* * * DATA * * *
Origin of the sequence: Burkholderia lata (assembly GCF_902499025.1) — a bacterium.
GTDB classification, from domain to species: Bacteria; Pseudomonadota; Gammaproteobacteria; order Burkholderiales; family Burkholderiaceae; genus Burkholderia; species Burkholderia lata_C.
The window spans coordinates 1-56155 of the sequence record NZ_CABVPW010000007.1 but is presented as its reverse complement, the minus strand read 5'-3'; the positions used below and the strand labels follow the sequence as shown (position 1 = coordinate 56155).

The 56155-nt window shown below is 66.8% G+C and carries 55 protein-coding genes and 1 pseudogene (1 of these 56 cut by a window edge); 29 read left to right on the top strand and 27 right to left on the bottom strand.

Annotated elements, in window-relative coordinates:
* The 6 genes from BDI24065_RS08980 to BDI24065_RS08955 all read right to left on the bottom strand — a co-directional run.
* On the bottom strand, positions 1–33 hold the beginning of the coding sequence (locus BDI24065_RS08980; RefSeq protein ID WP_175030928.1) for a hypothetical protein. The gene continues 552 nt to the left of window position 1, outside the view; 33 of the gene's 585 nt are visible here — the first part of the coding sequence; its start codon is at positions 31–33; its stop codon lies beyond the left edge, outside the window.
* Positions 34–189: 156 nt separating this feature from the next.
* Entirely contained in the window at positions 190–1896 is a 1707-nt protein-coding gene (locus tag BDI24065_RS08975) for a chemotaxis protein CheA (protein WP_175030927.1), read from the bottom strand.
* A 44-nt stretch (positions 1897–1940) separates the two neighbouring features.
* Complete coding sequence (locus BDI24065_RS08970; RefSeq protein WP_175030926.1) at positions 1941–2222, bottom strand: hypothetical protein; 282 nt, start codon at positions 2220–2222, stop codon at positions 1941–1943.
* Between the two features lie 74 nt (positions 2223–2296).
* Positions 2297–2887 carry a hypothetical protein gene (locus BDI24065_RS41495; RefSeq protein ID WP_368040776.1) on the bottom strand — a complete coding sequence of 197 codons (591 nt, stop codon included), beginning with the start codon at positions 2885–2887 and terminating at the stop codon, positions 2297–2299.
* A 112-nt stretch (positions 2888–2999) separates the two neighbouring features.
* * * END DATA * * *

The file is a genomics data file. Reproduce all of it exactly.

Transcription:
Origin of the sequence: Burkholderia lata (assembly GCF_902499025.1) — a bacterium.
GTDB classification, from domain to species: Bacteria; Pseudomonadota; Gammaproteobacteria; order Burkholderiales; family Burkholderiaceae; genus Burkholderia; species Burkholderia lata_C.
The window spans coordinates 1-56155 of the sequence record NZ_CABVPW010000007.1 but is presented as its reverse complement, the minus strand read 5'-3'; the positions used below and the strand labels follow the sequence as shown (position 1 = coordinate 56155).

The 56155-nt window shown below is 66.8% G+C and carries 55 protein-coding genes and 1 pseudogene (1 of these 56 cut by a window edge); 29 read left to right on the top strand and 27 right to left on the bottom strand.

Annotated elements, in window-relative coordinates:
* The 6 genes from BDI24065_RS08980 to BDI24065_RS08955 all read right to left on the bottom strand — a co-directional run.
* On the bottom strand, positions 1–33 hold the beginning of the coding sequence (locus BDI24065_RS08980; RefSeq protein ID WP_175030928.1) for a hypothetical protein. The gene continues 552 nt to the left of window position 1, outside the view; 33 of the gene's 585 nt are visible here — the first part of the coding sequence; its start codon is at positions 31–33; its stop codon lies beyond the left edge, outside the window.
* Positions 34–189: 156 nt separating this feature from the next.
* Entirely contained in the window at positions 190–1896 is a 1707-nt protein-coding gene (locus tag BDI24065_RS08975) for a chemotaxis protein CheA (protein WP_175030927.1), read from the bottom strand.
* A 44-nt stretch (positions 1897–1940) separates the two neighbouring features.
* Complete coding sequence (locus BDI24065_RS08970; RefSeq protein WP_175030926.1) at positions 1941–2222, bottom strand: hypothetical protein; 282 nt, start codon at positions 2220–2222, stop codon at positions 1941–1943.
* Between the two features lie 74 nt (positions 2223–2296).
* Positions 2297–2887 carry a hypothetical protein gene (locus BDI24065_RS41495; RefSeq protein ID WP_368040776.1) on the bottom strand — a complete coding sequence of 197 codons (591 nt, stop codon included), beginning with the start codon at positions 2885–2887 and terminating at the stop codon, positions 2297–2299.
* A 112-nt stretch (positions 2888–2999) separates the two neighbouring features.